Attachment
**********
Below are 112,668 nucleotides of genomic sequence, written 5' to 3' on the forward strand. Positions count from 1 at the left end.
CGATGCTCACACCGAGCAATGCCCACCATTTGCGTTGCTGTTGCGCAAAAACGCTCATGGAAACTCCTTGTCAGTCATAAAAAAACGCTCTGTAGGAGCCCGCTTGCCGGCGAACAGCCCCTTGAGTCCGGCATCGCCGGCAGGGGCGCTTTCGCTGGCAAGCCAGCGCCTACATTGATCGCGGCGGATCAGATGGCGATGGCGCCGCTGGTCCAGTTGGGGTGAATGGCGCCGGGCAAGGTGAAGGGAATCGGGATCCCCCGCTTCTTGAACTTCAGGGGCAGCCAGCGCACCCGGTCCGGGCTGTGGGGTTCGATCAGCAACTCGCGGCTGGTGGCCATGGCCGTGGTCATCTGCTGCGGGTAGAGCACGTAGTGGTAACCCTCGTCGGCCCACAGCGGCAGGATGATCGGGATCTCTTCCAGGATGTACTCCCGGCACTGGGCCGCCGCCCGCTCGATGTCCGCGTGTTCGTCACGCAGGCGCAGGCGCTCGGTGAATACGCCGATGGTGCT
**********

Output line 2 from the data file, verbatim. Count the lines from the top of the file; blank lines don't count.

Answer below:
CGATGCTCACACCGAGCAATGCCCACCATTTGCGTTGCTGTTGCGCAAAAACGCTCATGGAAACTCCTTGTCAGTCATAAAAAAACGCTCTGTAGGAGCCCGCTTGCCGGCGAACAGCCCCTTGAGTCCGGCATCGCCGGCAGGGGCGCTTTCGCTGGCAAGCCAGCGCCTACATTGATCGCGGCGGATCAGATGGCGATGGCGCCGCTGGTCCAGTTGGGGTGAATGGCGCCGGGCAAGGTGAAGGGAATCGGGATCCCCCGCTTCTTGAACTTCAGGGGCAGCCAGCGCACCCGGTCCGGGCTGTGGGGTTCGATCAGCAACTCGCGGCTGGTGGCCATGGCCGTGGTCATCTGCTGCGGGTAGAGCACGTAGTGGTAACCCTCGTCGGCCCACAGCGGCAGGATGATCGGGATCTCTTCCAGGATGTACTCCCGGCACTGGGCCGCCGCCCGCTCGATGTCCGCGTGTTCGTCACGCAGGCGCAGGCGCTCGGTGAATACGCCGATGGTGCT